I started back toward the gare, stopped by the Musée de Beaux-Arts, and then made my way to my first Christmas market. I was overwhelmed at first by the amount of people and Christmas stuff at each stall: anything you can imagine made from solid chocolate, jewelry, Christmas ornaments, and vin chaud (hot wine with spices). The next time I visit a Christmas market, vin chaud is on my list of things to try.
After just one day, Tours has become one of my favorite places in France. While it is a larger city, it doesn’t come with the hustle and bustle of Paris but has the history. Next time, I’d like to spend some time visiting more châteaux, what the region Indre-et-Loire is truly known for.
I’ve been in France for almost two months now. Though this is my second time in France and my 10th year of studying the language, I’ve had a few culture shocks, bad and good. Here’s a list:
Saying ‘Bonjour’ everywhere, including to everyone in the doctor’s office waiting room and to everyone in a small shop. And sometimes to random people on the street because you think you recognize them.
Giving and receiving bises (kisses on the cheek). Do I start on the right or left side? Is it one, two, ten bises?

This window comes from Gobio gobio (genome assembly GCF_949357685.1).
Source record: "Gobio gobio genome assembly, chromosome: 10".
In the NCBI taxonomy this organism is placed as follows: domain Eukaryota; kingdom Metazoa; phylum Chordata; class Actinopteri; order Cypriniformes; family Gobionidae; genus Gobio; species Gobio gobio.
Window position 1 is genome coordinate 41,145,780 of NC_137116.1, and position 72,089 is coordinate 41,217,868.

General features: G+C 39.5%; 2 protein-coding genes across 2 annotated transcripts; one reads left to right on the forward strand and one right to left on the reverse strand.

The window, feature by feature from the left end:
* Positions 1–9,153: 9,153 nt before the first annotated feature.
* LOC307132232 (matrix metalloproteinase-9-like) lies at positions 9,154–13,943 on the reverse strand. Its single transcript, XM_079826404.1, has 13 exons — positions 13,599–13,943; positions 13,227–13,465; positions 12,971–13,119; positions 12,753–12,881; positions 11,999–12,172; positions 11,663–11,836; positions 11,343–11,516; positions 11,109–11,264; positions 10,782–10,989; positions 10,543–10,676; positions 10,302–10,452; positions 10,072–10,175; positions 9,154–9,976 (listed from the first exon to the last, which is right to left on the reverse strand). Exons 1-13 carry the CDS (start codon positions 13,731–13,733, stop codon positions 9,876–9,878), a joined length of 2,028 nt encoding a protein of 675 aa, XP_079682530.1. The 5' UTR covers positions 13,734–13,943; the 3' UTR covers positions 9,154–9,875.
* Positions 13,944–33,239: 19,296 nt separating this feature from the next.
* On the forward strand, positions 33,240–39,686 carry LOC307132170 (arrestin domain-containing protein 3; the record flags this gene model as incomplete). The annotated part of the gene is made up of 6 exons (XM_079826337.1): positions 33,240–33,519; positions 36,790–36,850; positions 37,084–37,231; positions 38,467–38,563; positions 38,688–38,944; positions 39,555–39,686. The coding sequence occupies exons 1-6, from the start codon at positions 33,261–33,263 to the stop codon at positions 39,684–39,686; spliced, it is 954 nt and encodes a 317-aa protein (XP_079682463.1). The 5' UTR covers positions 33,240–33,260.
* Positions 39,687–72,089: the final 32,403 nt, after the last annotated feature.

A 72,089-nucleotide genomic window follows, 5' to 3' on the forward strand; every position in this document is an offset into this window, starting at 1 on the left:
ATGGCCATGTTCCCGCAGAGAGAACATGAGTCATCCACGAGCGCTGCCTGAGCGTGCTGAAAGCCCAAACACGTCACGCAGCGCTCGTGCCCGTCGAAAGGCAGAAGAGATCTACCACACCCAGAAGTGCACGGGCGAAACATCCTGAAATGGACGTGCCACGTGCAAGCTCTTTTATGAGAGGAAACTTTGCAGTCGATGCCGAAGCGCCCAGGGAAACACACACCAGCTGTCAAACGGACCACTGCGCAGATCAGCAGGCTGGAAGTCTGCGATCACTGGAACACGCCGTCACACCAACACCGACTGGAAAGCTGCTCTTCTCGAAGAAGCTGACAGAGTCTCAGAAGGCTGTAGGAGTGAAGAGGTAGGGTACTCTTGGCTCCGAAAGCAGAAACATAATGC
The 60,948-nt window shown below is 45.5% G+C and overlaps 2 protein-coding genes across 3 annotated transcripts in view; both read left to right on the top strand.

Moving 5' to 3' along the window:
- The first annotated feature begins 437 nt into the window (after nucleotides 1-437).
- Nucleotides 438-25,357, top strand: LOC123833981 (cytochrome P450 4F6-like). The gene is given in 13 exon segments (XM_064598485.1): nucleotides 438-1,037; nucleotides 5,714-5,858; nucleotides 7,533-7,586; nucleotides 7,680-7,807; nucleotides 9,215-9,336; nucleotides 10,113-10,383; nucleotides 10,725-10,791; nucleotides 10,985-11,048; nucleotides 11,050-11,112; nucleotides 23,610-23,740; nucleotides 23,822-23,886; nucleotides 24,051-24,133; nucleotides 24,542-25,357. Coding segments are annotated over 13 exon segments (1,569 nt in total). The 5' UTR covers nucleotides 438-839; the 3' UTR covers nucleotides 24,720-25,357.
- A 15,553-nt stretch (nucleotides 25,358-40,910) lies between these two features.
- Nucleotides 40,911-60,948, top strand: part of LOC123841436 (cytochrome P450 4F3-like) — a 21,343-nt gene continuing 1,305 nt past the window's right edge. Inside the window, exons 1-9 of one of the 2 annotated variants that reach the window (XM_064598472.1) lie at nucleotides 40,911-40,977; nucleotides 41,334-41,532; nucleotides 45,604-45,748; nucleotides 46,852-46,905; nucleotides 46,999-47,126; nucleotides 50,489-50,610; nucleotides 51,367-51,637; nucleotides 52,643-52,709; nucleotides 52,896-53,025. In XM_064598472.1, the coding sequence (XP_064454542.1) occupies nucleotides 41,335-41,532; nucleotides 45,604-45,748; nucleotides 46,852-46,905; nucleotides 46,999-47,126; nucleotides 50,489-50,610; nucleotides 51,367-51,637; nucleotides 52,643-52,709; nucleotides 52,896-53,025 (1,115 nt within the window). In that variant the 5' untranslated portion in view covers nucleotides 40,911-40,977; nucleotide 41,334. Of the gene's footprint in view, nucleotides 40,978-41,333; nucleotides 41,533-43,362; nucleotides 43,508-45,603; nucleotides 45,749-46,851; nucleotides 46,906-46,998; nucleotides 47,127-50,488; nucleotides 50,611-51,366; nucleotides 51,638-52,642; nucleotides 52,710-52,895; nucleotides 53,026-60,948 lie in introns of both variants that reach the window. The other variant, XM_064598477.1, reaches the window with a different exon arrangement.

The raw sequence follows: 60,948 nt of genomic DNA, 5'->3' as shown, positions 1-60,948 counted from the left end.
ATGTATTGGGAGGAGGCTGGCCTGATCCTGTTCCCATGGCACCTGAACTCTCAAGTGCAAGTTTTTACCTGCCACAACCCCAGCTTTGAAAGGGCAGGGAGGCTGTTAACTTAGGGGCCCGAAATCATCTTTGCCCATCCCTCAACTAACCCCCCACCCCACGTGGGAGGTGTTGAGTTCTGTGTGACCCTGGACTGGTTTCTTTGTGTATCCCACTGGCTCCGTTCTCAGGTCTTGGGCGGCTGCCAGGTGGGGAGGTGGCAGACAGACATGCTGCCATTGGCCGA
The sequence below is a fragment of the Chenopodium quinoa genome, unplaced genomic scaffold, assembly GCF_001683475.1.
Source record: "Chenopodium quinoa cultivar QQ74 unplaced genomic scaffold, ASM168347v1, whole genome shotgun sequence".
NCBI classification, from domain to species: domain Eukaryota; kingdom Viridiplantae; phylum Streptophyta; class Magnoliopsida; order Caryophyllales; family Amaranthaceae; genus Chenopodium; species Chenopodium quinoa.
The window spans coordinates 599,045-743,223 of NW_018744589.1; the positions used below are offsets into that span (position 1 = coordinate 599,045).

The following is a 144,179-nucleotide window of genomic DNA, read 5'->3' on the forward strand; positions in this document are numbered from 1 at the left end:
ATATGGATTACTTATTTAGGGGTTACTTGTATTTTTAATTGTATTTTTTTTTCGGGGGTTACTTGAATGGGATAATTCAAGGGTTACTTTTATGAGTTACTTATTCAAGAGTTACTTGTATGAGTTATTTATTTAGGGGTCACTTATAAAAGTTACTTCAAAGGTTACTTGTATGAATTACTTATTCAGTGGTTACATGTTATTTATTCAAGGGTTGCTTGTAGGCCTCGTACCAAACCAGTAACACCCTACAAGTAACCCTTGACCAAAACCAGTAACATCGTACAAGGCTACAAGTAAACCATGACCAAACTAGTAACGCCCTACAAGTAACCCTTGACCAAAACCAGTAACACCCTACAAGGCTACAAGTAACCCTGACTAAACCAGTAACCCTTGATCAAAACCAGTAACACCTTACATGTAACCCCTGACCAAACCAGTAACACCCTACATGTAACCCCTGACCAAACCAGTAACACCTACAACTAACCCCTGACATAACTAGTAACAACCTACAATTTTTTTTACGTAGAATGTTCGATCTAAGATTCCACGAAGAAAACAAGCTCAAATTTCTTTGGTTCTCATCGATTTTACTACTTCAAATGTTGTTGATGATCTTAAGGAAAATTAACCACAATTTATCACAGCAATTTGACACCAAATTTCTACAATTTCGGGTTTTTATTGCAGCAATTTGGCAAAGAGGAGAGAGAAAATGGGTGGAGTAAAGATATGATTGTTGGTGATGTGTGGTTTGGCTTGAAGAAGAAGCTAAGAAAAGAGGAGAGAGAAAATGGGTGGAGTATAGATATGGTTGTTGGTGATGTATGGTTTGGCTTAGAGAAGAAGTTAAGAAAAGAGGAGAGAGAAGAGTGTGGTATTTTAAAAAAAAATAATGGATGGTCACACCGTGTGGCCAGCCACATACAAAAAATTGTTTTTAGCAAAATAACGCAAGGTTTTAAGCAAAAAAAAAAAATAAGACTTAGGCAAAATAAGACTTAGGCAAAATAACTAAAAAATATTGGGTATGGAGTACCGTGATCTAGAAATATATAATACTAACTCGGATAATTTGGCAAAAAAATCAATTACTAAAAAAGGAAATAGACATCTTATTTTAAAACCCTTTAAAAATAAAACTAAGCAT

Needing an appointment to open a bank account.
Strikes, aka la grève.
Being fined 50 euros because I misunderstood someone who told me that I could use a train ticket at any other time . . . that same day.
Being told “Ce n’est pas possible,” but receiving no other alternatives (except a fine).
Universal health care—what a concept!
So. Many. Hills.
Waiting months to process administrative paperwork.
So many vacation days.
You can drive for four hours and end up in Spain. Or Lyon. Or Italy. Four more hours and you’ll be in Germany. Or Switzerland.
Not taking no for an answer. No, really. Talk, ask questions, argue, and you might get you what you need/want. Find out more here.
Voilà, a few fun and not-so-fun culture shocks that I have (re)adjusted to since moving to France. Bon dimanche à tous. 🙂
When a train is cancelled in France, it is supprimé or deleted. This can be for many reasons: a technical issue, an accident, a lack of staff, la grève. Oh yes, you read me: la grève. The strike, one of France’s past times.
This is not a knock on France’s love of striking. The French have fought since 1789 for their right to strike and should take full advantage of it. However, when strikes are unanticipated, it can make things difficult.* Take, for example, my five-day-turned-week-long trip to Forbach** during All Saints Day. When I arrived in Metz on the October 21st, I was greeted with supprimé when I checked my train to Forbach.*** The train was cancelled due to la grève in Grand Est. The trip was supposed to take six hours, including layovers in Paris and Metz. I arrived 12 hours after leaving Angoulême, thanks to a car pool and the life-saving driver who accepted my ride request. The silver lining was that I explored Metz, a gorgeous city, and wasn’t stuck in the middle of nowhere for six hours.